One of the features we often forget in a bioanalytical laboratory is just how important our innovations, methods and data are to the treatment of disease. The evolving technology of measuring specific biomarkers to monitor progression of disease or to evaluate the most effective therapeutic regimes is becoming standard practice for the contract laboratory. A recent example of the importance of bioanalysis is with the inspirational work initiated by Global Good and their vision to invent, develop and deploy viable technology to address life threatening problems impacting life in developing countries.
Tuberculosis (TB) is a global pandemic found in every country in the world and is the leading cause of infectious death worldwide. In 2011, more than eight million new cases and more than one million deaths from TB were reported. (1) Diagnosis of pulmonary TB is challenging and involves clinical assumptions with abnormal chest x-rays and identification of the TB bacteria after staining techniques from the analysis of sputum. Often in developing countries the identification of the TB bacteria is the only diagnostic procedure. This identification process isn’t sensitive or specific and often leads to false positive detection since the staining technique doesn’t distinguish between several types of bacteria. Expensive nucleic acid amplification methods are accurate but unsuitable for resource-constrained countries. GC–MS is a very different technique with significant potential for further development to an accurate, sensitive and specific method for the confirmation of TB in urine samples. Urine facilitates ease of sample collection compared to difficulties of sputum collection and the potential exposure to healthcare workers.
Over the last year Alturas Analytics, Inc. has utilized gas chromatography mass spectrometry (GC-MS) and gas chromatography-tandem mass spectrometry (GC-MS/MS) for the analysis of molecules that are challenging for traditional liquid chromatography and LC-MS. One application is the analysis of the biomarker D-arabinose from urine for confirmation of the diagnosis of TB.
The cell wall of tuberculosis is very unique and consists of a variety of lipids, lipoglycans, polysaccharides, fatty acids and other components. One of the principle components of the cell wall of the mycobacteria is lipoarabinomannan (LAM). Previous research indicates that D-arabinose is a surrogate for LAM and thus can be used as a surrogate to detect an infection of tuberculosis. (2). D-arabinose is a small, polar molecule that is not favorable for ionization with LC-MS and is not easily retained on conventional HPLC columns. Other methods to detect LAM such as immunoassays suffer from poor sensitivity or laborious steps of sample preparation.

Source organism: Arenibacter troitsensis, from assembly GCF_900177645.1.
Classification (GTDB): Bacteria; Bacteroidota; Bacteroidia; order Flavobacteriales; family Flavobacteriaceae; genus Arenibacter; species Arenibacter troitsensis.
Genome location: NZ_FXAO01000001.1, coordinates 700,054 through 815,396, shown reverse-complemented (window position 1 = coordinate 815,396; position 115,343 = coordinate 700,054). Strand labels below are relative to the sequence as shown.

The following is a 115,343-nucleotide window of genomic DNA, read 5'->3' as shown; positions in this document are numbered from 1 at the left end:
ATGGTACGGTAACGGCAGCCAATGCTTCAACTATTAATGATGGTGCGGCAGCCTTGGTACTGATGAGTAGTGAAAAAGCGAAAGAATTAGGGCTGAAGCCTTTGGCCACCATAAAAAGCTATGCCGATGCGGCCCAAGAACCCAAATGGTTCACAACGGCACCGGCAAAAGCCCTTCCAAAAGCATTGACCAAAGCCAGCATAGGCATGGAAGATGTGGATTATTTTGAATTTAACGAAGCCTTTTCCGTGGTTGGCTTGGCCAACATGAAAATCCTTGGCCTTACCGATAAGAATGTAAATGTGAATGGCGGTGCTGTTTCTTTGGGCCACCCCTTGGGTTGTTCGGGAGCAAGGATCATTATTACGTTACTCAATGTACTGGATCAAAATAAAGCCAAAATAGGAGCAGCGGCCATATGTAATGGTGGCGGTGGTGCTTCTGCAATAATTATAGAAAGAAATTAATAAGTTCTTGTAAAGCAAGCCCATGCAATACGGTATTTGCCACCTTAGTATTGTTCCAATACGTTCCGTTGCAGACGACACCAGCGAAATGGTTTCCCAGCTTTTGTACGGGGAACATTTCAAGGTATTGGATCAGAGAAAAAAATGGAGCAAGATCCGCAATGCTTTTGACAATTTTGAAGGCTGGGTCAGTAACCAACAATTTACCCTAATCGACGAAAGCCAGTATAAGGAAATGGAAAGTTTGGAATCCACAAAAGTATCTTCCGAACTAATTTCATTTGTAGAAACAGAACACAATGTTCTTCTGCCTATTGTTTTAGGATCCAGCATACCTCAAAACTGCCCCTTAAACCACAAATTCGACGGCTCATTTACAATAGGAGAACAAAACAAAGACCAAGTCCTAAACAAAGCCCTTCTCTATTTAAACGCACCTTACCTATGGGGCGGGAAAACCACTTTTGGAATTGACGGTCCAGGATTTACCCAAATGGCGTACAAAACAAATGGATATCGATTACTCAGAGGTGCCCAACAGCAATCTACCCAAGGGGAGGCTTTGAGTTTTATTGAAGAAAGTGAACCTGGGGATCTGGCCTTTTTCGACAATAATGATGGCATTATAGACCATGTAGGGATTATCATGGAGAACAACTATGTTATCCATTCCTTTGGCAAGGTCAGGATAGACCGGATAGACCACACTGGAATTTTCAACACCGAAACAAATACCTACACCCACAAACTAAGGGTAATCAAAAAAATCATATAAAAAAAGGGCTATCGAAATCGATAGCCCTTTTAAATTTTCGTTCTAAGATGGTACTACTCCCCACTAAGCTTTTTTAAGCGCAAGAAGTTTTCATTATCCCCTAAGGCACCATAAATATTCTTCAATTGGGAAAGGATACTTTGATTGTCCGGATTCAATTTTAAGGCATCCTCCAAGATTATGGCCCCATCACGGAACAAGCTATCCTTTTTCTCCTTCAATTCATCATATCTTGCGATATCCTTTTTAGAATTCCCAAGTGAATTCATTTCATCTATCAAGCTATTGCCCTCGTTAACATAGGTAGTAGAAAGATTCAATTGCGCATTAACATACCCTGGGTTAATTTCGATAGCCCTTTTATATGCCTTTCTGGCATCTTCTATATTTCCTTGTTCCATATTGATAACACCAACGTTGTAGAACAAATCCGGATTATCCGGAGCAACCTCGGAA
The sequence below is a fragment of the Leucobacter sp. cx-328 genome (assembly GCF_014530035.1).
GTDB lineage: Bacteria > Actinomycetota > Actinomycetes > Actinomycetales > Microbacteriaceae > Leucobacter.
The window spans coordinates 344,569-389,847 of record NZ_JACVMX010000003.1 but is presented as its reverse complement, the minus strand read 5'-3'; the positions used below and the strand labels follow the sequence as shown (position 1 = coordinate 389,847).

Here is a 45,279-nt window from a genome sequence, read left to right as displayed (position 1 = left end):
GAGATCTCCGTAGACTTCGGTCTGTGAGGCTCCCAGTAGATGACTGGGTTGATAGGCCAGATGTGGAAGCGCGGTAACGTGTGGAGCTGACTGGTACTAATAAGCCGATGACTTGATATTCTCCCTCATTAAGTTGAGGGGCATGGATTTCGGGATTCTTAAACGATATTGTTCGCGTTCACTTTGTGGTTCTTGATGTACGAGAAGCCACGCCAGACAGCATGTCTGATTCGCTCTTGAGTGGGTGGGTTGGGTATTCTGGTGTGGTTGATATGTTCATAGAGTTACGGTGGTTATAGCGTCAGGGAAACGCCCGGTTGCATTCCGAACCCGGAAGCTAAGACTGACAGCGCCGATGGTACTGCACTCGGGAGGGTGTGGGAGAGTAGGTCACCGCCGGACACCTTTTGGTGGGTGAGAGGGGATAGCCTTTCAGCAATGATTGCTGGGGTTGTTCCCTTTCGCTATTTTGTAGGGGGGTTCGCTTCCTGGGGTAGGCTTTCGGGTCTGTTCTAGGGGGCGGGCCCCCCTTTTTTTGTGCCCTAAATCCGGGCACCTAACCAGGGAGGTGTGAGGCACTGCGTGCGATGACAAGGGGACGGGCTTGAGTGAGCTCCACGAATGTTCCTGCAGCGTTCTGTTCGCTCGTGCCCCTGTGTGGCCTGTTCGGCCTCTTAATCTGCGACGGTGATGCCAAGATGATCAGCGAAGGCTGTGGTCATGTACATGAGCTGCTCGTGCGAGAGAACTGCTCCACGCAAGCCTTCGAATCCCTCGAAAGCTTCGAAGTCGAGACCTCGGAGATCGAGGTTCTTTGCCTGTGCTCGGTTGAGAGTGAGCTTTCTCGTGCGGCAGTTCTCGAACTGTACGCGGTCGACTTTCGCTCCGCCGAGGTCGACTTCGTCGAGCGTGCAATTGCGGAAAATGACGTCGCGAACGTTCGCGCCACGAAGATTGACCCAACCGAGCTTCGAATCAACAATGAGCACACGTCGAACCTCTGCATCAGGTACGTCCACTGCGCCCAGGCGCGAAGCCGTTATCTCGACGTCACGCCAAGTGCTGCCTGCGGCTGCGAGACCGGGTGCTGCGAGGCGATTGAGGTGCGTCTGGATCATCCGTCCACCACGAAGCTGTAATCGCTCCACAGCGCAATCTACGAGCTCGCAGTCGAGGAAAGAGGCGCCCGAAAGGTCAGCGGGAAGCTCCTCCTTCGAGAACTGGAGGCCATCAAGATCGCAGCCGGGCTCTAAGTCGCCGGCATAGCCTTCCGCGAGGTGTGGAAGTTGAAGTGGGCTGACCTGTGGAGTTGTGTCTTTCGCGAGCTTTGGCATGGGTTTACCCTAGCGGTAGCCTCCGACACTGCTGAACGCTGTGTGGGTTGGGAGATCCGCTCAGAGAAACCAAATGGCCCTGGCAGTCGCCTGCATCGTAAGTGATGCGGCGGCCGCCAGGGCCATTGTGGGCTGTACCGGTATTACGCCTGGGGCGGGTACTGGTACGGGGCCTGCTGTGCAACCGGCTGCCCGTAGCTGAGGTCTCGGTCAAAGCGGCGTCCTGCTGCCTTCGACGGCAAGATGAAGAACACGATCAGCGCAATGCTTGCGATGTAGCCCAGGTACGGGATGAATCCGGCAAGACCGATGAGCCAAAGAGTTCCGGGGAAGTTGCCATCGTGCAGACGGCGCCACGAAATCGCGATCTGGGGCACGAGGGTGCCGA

The urine samples were extracted and derivatized and the aliquots evaporated to dryness. The extracts were then reconstituted in an organic solvent and injected onto a Thermo Scientific’s TSQ Quantum XLS Ultra™ GC-MS/MS system. To separate the D-arabinose from L-arabinose, we used a chiral GC column. Previous methods required lengthy overnight derivatization steps using chiral reagents to distinguish between the D and L forms of arabinose. The GC-MS/MS method developed in our laboratory has a detection limit of 10 ng/mL for D-arabinose.
The method for the GC-MS/MS analysis of D-arabinose will be effective for the confirmation of TB and improves upon previous methods that required multi-step procedures and costly materials and reagents. This method will help treat TB and deliver more cost effective and rapid treatments to communities around the globe.
The Alturas team of scientists brings the depth of experience and knowledge to address demanding bioanalytical challenges with the outstanding customer care and attention to detail that our clients have come to expect. Please visit us online at alturasanalytics.com or call 208-883-3400 for more information regarding our services, assays and research initiatives. Whatever your bioanalytical needs, we look forward to providing you with excellence.
- Dang N A, Janssen H and Kolk A. Rapid Diagnosis of TB using GC-MS and Chemometrics. Bioanalysis (2013) 5(24).
- De P, Amin AG, Valli E, Perkins MD, McNeil M, Chatterjee D. Estimation of D-Arabinose by Gas Chromatography/Mass Spectrometry as Surrogate for Mycobacterial Lipoarabinomannan in Human Urine. PLoS One. 10(12) e0144088 doi: 10.1371/journal.pone.0144088 (2015).
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